This article was originally published on StateHornet.com on April 12, 2017. It was written by John Ferrannini. Featured photo by Matthew Nobert. I created the timeline.
Click here for the timeline.
Of course, LGBT students have been attending Sacramento State since its inception. Yet it was only about 10 years ago that the school provided the PRIDE Center to combine educational programming and access to community resources with an atmosphere of support and inclusivity.
Nicole Scanlan, a Sac State student in 2007, remembers trying to persuade both school administrators and Associated Students, Inc. representatives about the need for lesbian, gay, bisexual and transgender students to have a center on campus.
“Students from the Queer-Straight Alliance (now called the Queer Union) got together and met with university officials and lobbied for funding saying that students who were LGBTQ+ identified needed a safe space,” Scanlan said. “They needed an entity that could educate the campus community about the needs of the LGBTQ+ community and to train staff, faculty and students about how to provide safe spaces for students on campus.”
Scanlan said she knew the need for the PRIDE Center personally. Her parents hadn’t reacted well when she came out of the closet at the age of 16.
“It was a lot of hiding, a lot of sneaking around and doing things teenagers shouldn’t have to do,” Scanlan said. “At the time most people were living in and out. When they found folks supportive and affirmative of their identity they were out, but there’s always a hesitance about being out because you never know what people’s opinions and belief systems are.”
The PRIDE Center got up and running at the outset of the 2006-07 academic year, moving into a space in the now-defunct Foley Hall that was located where the American River Courtyard is now. (Story continues below)
Scanlan was co-coordinator of the PRIDE Center from 2007 to 2010, and during that time saw it gain more support from the campus community.
“We had plenty of threats to slash our funding while increasing funding to other groups for minority students. Was it as big as (2008 anti-LGBT protests at) American River College? No. But there was a subtle sense that we were not as important as other groups on campus,” Scanlan said. “Toward the end, there was more public support for the center on campus.”
The PRIDE Center is now located in the University Union, where it shares an office with the Women’s Resource Center.
Chris Kent, the current coordinator of the PRIDE Center, said that there is still a need for a place where students can seek support and faculty and administrators can seek information, in spite of some advances in LGBT rights over the past decade.
“One of the things that caused me to stay was finding a job here. I found friends. I found community. It was my ‘in’ to be involved on campus.” – Chris Kent, PRIDE Center coordinator.
While same-sex marriage is legal in all 50 states, Kent pointed to ongoing debates about transgender issues and President Trump’s executive orders rolling back Obama-era LGBT rights protections as evidence that the struggle is ongoing.
“I tend to push back against the narrative of progress,” Kent said. “That sounds like doom and gloom, but it’s just reality.”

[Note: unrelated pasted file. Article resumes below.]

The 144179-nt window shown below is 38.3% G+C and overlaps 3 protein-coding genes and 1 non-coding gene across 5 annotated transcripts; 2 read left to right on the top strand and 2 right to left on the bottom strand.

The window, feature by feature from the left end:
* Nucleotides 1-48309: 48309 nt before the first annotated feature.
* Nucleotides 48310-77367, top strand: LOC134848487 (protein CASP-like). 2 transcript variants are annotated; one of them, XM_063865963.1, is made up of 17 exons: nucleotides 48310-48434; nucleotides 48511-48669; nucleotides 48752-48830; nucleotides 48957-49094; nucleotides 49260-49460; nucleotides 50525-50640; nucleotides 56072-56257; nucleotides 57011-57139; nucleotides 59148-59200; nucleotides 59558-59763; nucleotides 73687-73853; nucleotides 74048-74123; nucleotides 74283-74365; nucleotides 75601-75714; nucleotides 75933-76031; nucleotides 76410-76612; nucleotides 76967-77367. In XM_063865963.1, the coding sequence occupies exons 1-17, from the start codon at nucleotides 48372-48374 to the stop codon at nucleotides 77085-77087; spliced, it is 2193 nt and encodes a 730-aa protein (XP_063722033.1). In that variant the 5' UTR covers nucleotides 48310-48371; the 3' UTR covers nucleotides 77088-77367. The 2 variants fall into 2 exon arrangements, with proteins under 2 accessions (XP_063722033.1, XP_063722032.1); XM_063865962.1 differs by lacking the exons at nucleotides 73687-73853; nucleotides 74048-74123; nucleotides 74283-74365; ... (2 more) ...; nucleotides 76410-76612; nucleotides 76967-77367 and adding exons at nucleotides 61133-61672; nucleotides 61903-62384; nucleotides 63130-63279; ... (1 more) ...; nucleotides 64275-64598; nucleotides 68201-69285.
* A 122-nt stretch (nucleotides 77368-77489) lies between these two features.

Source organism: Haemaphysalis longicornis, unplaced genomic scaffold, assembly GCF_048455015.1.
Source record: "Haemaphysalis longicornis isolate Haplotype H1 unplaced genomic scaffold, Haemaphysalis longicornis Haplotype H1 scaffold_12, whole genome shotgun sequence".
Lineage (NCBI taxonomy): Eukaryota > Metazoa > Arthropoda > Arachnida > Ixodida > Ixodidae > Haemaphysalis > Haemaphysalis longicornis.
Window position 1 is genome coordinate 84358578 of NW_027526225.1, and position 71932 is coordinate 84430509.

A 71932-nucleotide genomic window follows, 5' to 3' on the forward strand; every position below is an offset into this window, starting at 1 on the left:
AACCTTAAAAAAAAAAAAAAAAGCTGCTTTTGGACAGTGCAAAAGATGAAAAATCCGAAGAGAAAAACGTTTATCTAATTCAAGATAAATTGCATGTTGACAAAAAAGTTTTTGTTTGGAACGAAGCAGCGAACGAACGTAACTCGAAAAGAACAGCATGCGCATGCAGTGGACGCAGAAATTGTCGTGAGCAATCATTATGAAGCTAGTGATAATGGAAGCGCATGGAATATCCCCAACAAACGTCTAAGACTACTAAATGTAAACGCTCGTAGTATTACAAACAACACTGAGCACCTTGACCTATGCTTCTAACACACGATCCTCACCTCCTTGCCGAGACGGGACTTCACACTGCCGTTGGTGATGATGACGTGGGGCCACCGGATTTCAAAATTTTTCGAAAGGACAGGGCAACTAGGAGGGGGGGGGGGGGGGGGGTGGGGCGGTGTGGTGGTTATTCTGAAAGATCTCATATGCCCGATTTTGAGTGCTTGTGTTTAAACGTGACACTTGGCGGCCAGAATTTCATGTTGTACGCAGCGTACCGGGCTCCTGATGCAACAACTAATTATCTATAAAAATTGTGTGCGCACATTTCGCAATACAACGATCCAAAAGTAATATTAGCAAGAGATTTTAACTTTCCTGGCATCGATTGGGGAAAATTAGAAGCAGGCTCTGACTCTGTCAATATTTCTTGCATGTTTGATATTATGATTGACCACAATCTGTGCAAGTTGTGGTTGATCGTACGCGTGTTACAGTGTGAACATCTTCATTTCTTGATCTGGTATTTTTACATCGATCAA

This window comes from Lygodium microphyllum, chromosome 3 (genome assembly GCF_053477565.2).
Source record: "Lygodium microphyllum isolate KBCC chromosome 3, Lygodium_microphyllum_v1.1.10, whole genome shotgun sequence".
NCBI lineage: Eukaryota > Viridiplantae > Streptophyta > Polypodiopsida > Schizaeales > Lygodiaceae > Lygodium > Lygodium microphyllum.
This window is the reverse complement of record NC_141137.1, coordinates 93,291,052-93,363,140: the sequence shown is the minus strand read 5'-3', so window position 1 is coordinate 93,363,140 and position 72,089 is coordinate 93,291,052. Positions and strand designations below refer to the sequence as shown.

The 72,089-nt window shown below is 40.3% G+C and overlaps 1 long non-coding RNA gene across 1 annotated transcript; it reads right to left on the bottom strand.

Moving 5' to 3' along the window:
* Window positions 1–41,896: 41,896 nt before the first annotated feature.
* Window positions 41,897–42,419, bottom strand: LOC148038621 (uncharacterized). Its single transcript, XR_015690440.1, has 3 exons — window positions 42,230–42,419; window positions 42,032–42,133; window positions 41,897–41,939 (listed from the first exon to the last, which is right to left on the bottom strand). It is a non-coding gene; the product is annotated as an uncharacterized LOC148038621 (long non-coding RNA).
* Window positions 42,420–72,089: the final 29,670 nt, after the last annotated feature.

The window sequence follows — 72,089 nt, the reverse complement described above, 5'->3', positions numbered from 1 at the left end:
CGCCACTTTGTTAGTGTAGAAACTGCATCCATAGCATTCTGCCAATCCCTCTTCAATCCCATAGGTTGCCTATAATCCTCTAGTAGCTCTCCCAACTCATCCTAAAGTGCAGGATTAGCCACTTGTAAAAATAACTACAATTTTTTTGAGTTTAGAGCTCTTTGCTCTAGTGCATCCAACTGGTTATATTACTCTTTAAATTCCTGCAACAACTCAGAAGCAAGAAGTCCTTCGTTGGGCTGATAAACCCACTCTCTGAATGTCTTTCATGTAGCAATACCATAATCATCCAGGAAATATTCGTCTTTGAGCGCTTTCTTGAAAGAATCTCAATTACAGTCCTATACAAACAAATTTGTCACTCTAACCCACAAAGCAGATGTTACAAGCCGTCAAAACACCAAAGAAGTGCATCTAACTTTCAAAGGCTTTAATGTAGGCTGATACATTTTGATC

Kent said that he couldn’t have been successful as an undergraduate without the center, which he first encountered after he started attending Sac State in 2011.
“I had a very lonely first semester here and there were times I thought about leaving,” Kent said. “One of the things that caused me to stay was finding a job here. I found friends. I found community. It was my ‘in’ to be involved on campus.”
Kent said that he hopes other students can find the support that he did.
“I think it’s nice for people all over campus to know that there’s a place where they can send folks who need a place (and) resources,” Kent said. “The center is providing programs and education to the campus.”
The PRIDE Center helps put on educational events of different stripes throughout the school year, some more geared toward academics (such as talks about various issues affecting the LGBT community) and others more geared toward socializing (such as this week’s makeup demonstration).
The center’s offices also contain information advertising where to find health care resources and who is looking to hire, as well as a box with different kinds of condoms.
Yozantli Lagunas Guerrero is a student program assistant at the PRIDE Center. They said that the center has helped them find fellow people who share their other experiences and identities with them.
“I’m from a very small, white place. It’s very conservative and it’s also very white, so when I came here I found so much diversity especially within LGBTQ communities,” Lagunas Guerrero said. “It was really a culture shock for me because it was me entering ‘I’m a person of color, I’m Queer, I’m Trans, I’m this,’ and being able to see folks who share those identities really was shocking — I really loved it, I really enjoyed it, and it really made me feel more at home.”
Scanlan, who now works as a graduate program support coordinator in the psychology department, said that she is proud of the work that the PRIDE Center has accomplished in helping LGBT students.
“I’m glad to see that LGBT youth can find safer spaces and that we as LGBT adults can help them in their efforts,” Scanlan said. “It’s really a wonderful thing.”